Illustration by David Plunkert
Many an offbeat film is highlighted by the crafting of a cockamamie plan blessed with the endorsement, "It's so crazy, it just might work!" Leave it to San Francisco to make this notion the basis for establishing public policy.
In 2008, San Francisco found itself unable to properly staff its police force. The solution enshrined by city voters: Allow cops to simultaneously work and be retired — and earn both hefty salaries and pensions at the same time. The effectiveness of this plan is a matter of debate. Its craziness? Less so. "It appears you're paying people twice," former city Controller Ed Harrington notes, "because, in fact, you are."
The Deferred Retirement Option Program (DROP) was sold to the city and its voters as the cure for a police department that was unable to attract new recruits, yet losing cops who took advantage of 90 percent pensions at age 55. The San Francisco Police Officers Association — which pushed DROP onto the ballot via a signature-gathering drive — argued that the city needed to entice the oldest officers to stick around. The means: Offer them a financial windfall. Earning a salary and pension at the same time, commonly known as "double-dipping," contravenes nearly every notion of fiscal common sense — and, not insignificantly, the city charter.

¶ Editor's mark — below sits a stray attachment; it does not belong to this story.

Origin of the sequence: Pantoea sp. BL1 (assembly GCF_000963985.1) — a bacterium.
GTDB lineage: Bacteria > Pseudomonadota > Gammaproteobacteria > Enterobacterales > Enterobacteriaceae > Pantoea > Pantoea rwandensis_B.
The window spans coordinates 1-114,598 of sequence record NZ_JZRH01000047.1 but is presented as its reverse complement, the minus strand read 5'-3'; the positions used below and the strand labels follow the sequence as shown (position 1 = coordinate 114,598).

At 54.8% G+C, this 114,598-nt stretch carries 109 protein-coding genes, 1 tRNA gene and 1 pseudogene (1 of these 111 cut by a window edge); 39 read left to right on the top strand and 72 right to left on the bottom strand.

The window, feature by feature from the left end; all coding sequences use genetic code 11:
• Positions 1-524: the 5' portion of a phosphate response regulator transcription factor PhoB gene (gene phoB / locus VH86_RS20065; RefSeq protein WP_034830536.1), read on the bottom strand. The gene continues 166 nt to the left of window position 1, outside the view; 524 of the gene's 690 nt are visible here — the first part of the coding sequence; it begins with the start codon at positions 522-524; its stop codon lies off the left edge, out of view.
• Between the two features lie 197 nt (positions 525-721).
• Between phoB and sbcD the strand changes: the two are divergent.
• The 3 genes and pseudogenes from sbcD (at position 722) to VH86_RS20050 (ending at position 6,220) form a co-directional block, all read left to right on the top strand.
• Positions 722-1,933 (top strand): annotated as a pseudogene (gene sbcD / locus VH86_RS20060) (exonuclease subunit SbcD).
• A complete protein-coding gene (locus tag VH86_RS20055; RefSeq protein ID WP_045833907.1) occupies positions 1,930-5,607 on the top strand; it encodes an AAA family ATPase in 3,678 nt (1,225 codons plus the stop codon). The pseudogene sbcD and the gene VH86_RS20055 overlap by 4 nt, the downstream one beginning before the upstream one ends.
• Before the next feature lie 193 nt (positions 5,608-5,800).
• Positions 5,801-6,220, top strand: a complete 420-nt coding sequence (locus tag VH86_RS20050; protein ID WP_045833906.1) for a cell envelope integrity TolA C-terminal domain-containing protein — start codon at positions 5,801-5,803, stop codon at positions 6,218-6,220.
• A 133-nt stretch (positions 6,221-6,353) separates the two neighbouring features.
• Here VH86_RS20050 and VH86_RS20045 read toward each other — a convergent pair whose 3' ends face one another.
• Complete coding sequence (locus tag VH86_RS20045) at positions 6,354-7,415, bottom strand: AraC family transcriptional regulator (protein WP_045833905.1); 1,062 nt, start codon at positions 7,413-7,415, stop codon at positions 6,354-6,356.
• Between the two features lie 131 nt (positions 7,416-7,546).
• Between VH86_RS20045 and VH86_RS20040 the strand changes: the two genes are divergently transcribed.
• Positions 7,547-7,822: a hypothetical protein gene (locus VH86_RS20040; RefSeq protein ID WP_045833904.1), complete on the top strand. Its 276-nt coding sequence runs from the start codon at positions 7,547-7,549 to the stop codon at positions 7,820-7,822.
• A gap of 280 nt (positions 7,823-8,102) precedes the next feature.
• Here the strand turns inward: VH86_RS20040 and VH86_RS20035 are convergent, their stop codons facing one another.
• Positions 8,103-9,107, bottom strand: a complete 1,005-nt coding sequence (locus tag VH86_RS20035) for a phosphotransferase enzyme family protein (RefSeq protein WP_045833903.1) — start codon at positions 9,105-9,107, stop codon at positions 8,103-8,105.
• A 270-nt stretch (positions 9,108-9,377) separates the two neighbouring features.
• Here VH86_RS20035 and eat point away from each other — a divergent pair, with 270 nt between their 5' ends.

DROP participants, however, use some nuance to get around charter rules regarding double-dipping. While cops draw their pay, their pension payments are socked away in a tax-deferred account with a guaranteed 4 percent return. When they officially retire after up to three years in the program, they receive a lump sum payment — which can easily exceed $300,000. Then regular pension payments commence. For example, one inspector who drew $174,372 in take-home pay in fiscal year 2009-2010 walked away with a lump sum of $265,331 in June after two years in DROP — and then retired on a pension in the vicinity of $130,000 a year.
You'd think this would have been a hard sell, but DROP's backers knew the magic word: "cost-neutral." Not only would the program stave off manpower shortages, argued the police union in its ballot measure, "it will do so without any cost to the taxpayers." Not a single opponent chose to publicly differ with the influential union. Proposition B of February 2008 was, in fact, backed by the majority of the Board of Supervisors, which even referred to institutionalized double-dipping as "good public policy" in a union-funded voter pamphlet statement. DROP breezed to a victory with 65 percent of the vote.
Yet no city analysis was ever undertaken to back up claims of cost-neutrality — since the measure was brought before voters via signature-gathering, the city had no means to do so. "While the initiative states that the program shall be cost-neutral, no cost analysis is to be conducted until April 15, 2011," reads a 2007 letter from Clare Murphy, then-director of the San Francisco Employees' Retirement System, to the Department of Elections.